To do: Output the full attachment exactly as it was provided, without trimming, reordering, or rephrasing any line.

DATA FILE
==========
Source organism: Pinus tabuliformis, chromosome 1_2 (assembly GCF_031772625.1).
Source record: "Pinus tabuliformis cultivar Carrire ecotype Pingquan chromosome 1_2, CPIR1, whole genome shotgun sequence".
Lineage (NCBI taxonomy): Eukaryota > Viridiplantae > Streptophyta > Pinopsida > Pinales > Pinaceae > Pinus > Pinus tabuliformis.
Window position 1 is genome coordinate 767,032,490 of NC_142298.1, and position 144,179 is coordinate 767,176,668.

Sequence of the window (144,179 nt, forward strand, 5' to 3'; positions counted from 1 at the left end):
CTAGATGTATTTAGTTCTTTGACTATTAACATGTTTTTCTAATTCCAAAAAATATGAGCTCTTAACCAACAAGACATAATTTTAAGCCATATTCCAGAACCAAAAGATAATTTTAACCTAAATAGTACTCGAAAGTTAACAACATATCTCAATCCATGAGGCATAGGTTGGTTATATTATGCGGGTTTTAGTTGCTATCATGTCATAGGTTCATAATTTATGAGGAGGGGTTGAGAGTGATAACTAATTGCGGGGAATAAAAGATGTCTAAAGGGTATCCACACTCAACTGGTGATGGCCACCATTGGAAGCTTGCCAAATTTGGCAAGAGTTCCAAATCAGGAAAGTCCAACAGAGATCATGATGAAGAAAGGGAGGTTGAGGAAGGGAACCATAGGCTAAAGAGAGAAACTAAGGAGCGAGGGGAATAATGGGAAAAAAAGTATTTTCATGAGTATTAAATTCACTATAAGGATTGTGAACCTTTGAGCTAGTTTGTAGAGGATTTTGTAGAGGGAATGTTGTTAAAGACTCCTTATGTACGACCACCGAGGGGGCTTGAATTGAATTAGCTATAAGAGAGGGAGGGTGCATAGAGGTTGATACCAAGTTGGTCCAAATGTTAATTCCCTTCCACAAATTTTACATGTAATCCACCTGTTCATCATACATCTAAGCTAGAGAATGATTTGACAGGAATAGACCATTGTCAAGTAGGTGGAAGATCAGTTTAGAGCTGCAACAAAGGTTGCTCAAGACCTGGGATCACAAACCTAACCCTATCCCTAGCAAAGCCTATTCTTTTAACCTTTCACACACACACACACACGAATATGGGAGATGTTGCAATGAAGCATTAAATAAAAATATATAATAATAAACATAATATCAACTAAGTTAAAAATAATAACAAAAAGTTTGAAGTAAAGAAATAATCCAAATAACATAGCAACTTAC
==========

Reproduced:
Source organism: Pinus tabuliformis, chromosome 1_2 (assembly GCF_031772625.1).
Source record: "Pinus tabuliformis cultivar Carrire ecotype Pingquan chromosome 1_2, CPIR1, whole genome shotgun sequence".
Lineage (NCBI taxonomy): Eukaryota > Viridiplantae > Streptophyta > Pinopsida > Pinales > Pinaceae > Pinus > Pinus tabuliformis.
Window position 1 is genome coordinate 767,032,490 of NC_142298.1, and position 144,179 is coordinate 767,176,668.

Sequence of the window (144,179 nt, forward strand, 5' to 3'; positions counted from 1 at the left end):
CTAGATGTATTTAGTTCTTTGACTATTAACATGTTTTTCTAATTCCAAAAAATATGAGCTCTTAACCAACAAGACATAATTTTAAGCCATATTCCAGAACCAAAAGATAATTTTAACCTAAATAGTACTCGAAAGTTAACAACATATCTCAATCCATGAGGCATAGGTTGGTTATATTATGCGGGTTTTAGTTGCTATCATGTCATAGGTTCATAATTTATGAGGAGGGGTTGAGAGTGATAACTAATTGCGGGGAATAAAAGATGTCTAAAGGGTATCCACACTCAACTGGTGATGGCCACCATTGGAAGCTTGCCAAATTTGGCAAGAGTTCCAAATCAGGAAAGTCCAACAGAGATCATGATGAAGAAAGGGAGGTTGAGGAAGGGAACCATAGGCTAAAGAGAGAAACTAAGGAGCGAGGGGAATAATGGGAAAAAAAGTATTTTCATGAGTATTAAATTCACTATAAGGATTGTGAACCTTTGAGCTAGTTTGTAGAGGATTTTGTAGAGGGAATGTTGTTAAAGACTCCTTATGTACGACCACCGAGGGGGCTTGAATTGAATTAGCTATAAGAGAGGGAGGGTGCATAGAGGTTGATACCAAGTTGGTCCAAATGTTAATTCCCTTCCACAAATTTTACATGTAATCCACCTGTTCATCATACATCTAAGCTAGAGAATGATTTGACAGGAATAGACCATTGTCAAGTAGGTGGAAGATCAGTTTAGAGCTGCAACAAAGGTTGCTCAAGACCTGGGATCACAAACCTAACCCTATCCCTAGCAAAGCCTATTCTTTTAACCTTTCACACACACACACACACGAATATGGGAGATGTTGCAATGAAGCATTAAATAAAAATATATAATAATAAACATAATATCAACTAAGTTAAAAATAATAACAAAAAGTTTGAAGTAAAGAAATAATCCAAATAACATAGCAACTTAC